What? … Our Community Hour, A regular luncheon Meet Up

When? … Sunday, Noon to 1:23 (Ideal time may need to be adjusted per circumstances.)

Where? … In our public school cafeteria (after outgrowing founders’ living rooms)

Why? … Because it takes an involved community to make neighboring easy and productive fun; and without productive neighboring, the problems based on neglect, laziness, ignorance, or poverty will never get tackled. Likewise, without productive neighboring the limited victories will never be celebrated and enjoyed to the fullest. Face-to-face neighboring makes caring real.

With one or several (rotating) leading moderators to keep things fresh and moving:

 “Welcome; enjoy your lunch” -- Neighborly conversation during brief lunch

  1. School news (good and bad) from school specifically (brief, fast-moving)
  2. Personal news and announcements (good and bad) from community (short)
  3. Does someone have good joke[s], funny or touching story to share with neighbors?
  4. Take pride in the good; for the bad, “How can we as community members help?” discussion
  5. Suggestion/question box (anonymous or signed for personal feedback) items from last week
  6. Public question/answer section (as time and interest allow)
  7. Suggestions for program committee or agenda items for next week’s meeting
  8. What can I/we do this week to make life better for someone? Group or individual projects
    1. Treat others as you want to be treated
    2. Share today’s insights with an absent neighbor
  9. Door prizes: cash, new/used items, valuable coupons/gift cards for local products/services
  10. Adjournment and opportunity to swap door prizes by mutual agreement (clean-up help?)  Note: Expect very few attendees at first few meetings; persevere; as word spreads into the community, gradually more come to appreciate the great value of warm-blooded neighbors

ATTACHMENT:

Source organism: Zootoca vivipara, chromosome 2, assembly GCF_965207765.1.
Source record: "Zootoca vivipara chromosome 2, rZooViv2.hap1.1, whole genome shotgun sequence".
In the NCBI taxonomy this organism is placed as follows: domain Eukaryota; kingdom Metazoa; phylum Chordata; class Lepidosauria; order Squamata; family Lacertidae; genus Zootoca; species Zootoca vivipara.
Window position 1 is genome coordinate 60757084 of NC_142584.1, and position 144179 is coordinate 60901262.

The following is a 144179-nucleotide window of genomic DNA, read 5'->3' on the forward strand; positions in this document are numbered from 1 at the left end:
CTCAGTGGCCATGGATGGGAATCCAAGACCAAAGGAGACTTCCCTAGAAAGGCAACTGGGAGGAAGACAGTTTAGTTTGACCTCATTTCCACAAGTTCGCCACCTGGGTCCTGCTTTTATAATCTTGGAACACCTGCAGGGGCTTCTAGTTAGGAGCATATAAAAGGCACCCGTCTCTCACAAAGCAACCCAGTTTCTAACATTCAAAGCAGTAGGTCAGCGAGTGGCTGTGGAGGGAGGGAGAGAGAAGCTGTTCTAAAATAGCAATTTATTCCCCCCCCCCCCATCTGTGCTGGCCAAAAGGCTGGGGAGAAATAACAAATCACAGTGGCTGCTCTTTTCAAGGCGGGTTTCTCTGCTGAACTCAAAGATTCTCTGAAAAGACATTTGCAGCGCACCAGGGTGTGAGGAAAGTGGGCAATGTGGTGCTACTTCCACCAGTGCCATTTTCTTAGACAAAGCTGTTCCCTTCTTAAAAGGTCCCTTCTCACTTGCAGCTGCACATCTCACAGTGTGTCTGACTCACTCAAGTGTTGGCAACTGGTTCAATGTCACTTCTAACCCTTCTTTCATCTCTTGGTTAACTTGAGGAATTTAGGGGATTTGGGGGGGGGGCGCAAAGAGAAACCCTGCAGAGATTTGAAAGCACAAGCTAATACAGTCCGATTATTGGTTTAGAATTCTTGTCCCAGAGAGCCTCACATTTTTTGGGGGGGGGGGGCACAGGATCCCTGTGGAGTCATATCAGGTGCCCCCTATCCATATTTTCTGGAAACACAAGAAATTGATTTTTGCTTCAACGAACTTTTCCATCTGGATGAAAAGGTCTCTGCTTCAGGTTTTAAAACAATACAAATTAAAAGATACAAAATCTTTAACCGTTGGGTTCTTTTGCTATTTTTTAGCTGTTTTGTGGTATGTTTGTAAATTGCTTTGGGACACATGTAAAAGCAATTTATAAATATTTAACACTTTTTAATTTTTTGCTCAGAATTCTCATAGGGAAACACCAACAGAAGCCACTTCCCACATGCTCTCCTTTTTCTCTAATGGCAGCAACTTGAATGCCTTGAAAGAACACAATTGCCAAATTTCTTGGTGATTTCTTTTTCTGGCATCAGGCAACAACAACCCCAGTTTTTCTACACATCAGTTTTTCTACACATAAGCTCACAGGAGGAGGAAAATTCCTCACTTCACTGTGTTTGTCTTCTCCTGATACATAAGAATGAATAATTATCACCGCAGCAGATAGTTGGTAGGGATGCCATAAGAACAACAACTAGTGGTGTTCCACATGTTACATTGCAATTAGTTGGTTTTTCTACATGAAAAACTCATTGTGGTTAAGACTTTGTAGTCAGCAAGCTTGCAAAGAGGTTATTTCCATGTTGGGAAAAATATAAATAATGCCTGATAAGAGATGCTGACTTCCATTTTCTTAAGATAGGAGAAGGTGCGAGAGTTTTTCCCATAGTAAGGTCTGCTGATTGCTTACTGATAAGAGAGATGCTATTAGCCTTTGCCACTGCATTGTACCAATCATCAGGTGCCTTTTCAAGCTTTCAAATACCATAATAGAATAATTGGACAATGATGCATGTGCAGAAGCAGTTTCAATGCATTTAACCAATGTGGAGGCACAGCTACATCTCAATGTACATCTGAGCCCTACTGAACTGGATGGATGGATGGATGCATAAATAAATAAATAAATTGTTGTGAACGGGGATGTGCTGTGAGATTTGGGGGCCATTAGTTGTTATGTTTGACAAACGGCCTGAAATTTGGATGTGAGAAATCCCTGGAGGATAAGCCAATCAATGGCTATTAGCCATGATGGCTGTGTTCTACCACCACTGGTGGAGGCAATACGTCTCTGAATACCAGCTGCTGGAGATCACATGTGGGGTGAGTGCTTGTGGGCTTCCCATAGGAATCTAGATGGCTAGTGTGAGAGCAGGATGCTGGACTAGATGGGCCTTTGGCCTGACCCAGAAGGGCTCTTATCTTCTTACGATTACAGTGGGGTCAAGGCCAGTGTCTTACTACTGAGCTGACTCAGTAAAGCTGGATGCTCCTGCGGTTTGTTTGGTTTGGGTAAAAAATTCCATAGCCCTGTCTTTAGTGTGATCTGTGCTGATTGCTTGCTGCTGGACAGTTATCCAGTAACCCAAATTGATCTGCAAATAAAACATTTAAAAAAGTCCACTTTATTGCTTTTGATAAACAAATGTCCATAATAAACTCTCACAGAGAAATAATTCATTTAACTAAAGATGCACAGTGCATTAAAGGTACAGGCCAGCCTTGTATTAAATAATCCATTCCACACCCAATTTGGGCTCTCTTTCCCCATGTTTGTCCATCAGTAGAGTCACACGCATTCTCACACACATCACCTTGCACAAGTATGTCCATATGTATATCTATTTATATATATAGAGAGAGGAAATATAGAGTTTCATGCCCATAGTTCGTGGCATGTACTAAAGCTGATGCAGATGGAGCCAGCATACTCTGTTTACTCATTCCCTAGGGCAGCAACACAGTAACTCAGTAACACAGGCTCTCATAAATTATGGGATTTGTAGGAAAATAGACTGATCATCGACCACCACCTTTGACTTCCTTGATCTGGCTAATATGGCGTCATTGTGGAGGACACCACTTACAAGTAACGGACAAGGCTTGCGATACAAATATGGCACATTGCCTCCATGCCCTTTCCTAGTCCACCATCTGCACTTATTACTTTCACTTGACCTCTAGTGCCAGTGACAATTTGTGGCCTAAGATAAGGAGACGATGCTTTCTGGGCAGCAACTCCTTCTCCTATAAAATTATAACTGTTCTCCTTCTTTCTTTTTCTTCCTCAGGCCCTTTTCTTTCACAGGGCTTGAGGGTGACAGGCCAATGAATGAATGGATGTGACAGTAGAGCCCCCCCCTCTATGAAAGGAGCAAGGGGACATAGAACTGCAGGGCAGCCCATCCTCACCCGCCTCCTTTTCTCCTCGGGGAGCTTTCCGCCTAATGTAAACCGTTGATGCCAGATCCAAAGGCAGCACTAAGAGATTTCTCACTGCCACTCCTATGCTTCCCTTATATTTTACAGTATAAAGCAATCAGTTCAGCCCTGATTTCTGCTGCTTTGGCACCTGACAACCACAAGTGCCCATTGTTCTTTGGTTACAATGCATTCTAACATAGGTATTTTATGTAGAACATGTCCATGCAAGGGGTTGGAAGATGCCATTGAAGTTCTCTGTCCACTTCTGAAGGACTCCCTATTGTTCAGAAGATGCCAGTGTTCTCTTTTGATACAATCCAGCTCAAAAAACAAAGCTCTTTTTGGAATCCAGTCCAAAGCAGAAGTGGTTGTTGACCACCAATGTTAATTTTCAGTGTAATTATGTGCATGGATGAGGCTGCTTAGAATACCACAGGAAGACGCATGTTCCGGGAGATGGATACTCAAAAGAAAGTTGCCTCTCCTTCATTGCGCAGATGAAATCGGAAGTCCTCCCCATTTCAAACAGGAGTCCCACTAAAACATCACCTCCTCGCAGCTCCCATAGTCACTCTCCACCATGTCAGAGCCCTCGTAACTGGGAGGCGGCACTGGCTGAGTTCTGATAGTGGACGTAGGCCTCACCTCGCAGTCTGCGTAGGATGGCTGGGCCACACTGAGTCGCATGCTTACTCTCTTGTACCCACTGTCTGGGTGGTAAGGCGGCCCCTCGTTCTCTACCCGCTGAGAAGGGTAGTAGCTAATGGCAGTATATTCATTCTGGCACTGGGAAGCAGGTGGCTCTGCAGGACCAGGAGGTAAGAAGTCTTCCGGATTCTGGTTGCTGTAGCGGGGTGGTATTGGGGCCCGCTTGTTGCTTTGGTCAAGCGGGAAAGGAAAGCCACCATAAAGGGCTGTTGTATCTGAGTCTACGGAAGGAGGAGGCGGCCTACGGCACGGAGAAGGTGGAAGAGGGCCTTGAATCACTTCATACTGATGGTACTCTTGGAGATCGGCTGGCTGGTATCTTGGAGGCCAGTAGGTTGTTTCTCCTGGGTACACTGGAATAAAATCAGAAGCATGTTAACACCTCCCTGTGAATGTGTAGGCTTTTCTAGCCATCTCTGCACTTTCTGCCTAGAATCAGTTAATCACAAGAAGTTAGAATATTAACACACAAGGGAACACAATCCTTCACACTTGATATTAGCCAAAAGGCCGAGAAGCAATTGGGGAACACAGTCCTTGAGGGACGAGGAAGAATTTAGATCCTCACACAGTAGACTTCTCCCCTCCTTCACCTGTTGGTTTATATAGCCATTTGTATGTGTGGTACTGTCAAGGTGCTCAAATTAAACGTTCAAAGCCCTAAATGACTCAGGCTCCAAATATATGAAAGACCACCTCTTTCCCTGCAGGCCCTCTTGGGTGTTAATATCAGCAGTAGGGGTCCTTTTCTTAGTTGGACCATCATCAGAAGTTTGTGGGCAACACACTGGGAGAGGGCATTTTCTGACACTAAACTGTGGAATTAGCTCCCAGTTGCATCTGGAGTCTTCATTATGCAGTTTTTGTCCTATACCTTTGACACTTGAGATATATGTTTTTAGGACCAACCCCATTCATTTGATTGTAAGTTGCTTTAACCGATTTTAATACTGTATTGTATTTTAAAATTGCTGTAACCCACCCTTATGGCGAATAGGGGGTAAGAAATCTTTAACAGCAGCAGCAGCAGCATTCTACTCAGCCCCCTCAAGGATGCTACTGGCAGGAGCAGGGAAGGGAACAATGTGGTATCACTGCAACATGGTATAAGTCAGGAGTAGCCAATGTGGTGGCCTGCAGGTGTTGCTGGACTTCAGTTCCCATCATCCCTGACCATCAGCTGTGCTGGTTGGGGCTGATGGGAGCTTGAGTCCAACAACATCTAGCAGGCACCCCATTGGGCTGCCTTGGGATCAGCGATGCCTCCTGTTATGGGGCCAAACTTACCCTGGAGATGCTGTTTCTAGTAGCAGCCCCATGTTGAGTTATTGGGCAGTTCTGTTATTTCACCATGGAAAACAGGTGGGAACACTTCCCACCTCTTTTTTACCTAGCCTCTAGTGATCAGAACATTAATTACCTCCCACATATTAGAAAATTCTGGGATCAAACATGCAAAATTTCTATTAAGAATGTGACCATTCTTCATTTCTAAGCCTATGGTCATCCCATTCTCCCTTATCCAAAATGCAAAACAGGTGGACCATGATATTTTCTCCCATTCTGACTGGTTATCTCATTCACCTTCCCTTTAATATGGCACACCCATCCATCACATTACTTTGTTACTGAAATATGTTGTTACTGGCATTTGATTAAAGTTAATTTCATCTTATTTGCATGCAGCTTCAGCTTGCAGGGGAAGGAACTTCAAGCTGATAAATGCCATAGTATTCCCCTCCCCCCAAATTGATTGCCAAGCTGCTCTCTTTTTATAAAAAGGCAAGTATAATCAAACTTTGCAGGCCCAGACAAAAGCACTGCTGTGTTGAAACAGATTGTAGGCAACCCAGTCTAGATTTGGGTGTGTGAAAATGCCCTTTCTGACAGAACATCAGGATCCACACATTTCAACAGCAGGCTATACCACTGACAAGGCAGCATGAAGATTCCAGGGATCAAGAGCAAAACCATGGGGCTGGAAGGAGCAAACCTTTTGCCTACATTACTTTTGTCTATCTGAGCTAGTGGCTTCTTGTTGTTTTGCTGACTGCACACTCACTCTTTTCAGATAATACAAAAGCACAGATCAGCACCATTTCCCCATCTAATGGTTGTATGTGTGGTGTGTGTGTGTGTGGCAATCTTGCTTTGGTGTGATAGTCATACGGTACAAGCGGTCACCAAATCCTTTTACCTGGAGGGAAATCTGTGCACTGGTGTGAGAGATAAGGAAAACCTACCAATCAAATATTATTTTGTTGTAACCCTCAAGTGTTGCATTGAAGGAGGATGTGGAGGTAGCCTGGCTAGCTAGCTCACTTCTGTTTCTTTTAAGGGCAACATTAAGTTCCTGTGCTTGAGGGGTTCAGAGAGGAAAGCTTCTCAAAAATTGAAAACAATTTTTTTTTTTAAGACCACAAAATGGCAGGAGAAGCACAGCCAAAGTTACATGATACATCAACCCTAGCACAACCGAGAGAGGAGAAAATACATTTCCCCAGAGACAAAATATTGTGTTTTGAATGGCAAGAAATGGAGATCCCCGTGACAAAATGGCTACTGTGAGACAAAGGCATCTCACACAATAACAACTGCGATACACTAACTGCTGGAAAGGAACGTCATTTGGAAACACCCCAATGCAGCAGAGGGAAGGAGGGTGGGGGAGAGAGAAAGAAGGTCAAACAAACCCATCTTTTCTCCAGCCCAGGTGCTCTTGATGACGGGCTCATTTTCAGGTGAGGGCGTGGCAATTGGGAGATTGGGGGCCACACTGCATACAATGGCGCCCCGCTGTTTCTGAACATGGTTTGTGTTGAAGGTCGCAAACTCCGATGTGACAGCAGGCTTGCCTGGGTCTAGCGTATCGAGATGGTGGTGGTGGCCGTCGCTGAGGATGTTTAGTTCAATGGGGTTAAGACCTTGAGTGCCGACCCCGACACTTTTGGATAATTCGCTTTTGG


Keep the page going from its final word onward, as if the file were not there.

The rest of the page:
1. Together we CAN
    2. It takes our community to solve our community problems and enjoy our solutions
    3. Caring neighbors educate caring students; caring students stay out of jail.
  11. STEM-CAN Supporters can pay costs of at least the first four Sunday luncheon meetings.
    1. This includes cost of food/food service, utilities, added janitorial cost (no building rent).
    2. Door prize money is also included.

Of course, it is easier now to say ‘it can’t be done’, because then I don’t have to get involved. But determination is stubbornness in the pursuit of good; losers quit, winners hang in there and enjoy growth even if it is slow. At first, perhaps only a parent or two, or the leader[s] or committee will show up to enjoy lunch and discussion of what’s next. OK, it’s a little start; let that be known to a couple of others who care but need a bit of urging; then, with adequate stubbornness (and decent lunches), word gets around and numbers will increase to where community members are enjoying getting to know and help each other. Joy of ‘Our Community Hour’ sharing becomes contagious.

 Gradually more and more people see how S T E M C A N goes far beyond just STEM clubs:

  • School Team Explores More Community Action Networking for fun, food and problem solutions.
  • School Team is more than just educational professionals—families, businesses, friends.
  • School Team can request funding by SCS for specific supplies, projects or programs.

School Team Expects More Community Action Networking for fun, food and problem solutions:

  • Truancy avoidance committee
  • Teacher recognition committee
  • Scholarship committee
  • Tutoring assistance committee
  • Team/school spirit committee
  • Arts/cultural enrichment committee
  • Field trip sponsors/chaperons
  • Academic competitions committee (intra- and inter-scholastic)
  • Entertainment committee
  • Baby sitting services
  • Supplemental supplies committee
  • Ready volunteers to meet school/community needs

Parents, neighborhood community leaders, principals of disadvantaged neighborhood public schools may apply for funding by using the Community Assistance Proposal form.